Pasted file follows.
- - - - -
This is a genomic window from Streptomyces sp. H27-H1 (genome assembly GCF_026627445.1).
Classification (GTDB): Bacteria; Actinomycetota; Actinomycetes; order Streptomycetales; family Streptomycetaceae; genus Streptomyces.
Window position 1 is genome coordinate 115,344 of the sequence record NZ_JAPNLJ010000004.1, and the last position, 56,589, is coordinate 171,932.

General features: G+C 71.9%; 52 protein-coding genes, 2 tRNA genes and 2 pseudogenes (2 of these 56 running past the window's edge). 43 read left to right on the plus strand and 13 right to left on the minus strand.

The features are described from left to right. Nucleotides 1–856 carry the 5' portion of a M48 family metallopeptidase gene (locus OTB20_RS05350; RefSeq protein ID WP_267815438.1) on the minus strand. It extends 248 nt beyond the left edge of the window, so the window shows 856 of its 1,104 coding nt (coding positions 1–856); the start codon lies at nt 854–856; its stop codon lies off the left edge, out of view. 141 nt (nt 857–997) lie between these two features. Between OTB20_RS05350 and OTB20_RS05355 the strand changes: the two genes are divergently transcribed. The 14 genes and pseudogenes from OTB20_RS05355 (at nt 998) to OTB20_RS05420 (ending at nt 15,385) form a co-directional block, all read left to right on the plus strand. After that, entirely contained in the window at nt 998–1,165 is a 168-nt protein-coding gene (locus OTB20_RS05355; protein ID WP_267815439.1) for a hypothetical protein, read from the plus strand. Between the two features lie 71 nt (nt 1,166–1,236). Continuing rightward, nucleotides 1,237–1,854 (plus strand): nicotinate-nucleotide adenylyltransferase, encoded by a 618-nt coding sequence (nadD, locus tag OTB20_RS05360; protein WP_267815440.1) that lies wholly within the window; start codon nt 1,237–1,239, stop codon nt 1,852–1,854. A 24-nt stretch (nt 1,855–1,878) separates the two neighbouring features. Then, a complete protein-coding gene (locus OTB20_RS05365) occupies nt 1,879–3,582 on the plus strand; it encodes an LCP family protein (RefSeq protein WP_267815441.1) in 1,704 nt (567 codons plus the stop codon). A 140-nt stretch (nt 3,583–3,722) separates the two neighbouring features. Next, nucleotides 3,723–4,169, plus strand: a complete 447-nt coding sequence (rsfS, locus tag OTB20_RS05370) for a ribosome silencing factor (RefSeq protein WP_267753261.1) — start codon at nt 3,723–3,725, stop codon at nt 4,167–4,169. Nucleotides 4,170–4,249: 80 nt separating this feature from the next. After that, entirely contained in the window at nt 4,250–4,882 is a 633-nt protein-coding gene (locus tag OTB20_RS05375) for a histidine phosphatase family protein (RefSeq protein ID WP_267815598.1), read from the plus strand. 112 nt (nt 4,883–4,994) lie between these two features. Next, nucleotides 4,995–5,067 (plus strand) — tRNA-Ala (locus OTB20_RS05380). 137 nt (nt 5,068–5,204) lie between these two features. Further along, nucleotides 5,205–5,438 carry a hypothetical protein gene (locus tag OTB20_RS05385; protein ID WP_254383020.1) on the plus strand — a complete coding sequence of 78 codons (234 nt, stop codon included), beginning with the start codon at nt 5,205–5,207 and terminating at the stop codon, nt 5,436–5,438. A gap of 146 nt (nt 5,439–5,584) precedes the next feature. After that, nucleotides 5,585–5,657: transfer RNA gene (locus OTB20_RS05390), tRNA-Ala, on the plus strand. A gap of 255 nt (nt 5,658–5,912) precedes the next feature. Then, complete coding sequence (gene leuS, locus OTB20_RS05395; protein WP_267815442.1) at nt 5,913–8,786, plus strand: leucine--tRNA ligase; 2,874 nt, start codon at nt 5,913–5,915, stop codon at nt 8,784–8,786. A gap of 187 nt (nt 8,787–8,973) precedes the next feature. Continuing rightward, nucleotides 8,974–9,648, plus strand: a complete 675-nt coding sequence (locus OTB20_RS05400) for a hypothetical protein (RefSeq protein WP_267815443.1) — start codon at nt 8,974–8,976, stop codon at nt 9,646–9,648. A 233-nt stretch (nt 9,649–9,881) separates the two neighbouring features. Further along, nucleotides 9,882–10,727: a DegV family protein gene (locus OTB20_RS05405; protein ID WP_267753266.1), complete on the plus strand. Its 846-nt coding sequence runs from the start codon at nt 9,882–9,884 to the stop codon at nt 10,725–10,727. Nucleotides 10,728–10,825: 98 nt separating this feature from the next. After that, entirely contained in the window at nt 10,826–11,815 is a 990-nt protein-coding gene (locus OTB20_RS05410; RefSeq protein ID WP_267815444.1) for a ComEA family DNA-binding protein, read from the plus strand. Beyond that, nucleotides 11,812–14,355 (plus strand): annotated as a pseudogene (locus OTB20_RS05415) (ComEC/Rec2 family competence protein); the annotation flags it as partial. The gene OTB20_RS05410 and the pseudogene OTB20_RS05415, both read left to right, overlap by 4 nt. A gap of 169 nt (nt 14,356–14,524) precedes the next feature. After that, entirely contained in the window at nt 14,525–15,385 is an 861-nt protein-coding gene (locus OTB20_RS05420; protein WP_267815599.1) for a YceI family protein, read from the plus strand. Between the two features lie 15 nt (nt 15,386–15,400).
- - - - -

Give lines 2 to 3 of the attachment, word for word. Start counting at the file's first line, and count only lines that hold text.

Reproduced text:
Classification (GTDB): Bacteria; Actinomycetota; Actinomycetes; order Streptomycetales; family Streptomycetaceae; genus Streptomyces.
Window position 1 is genome coordinate 115,344 of the sequence record NZ_JAPNLJ010000004.1, and the last position, 56,589, is coordinate 171,932.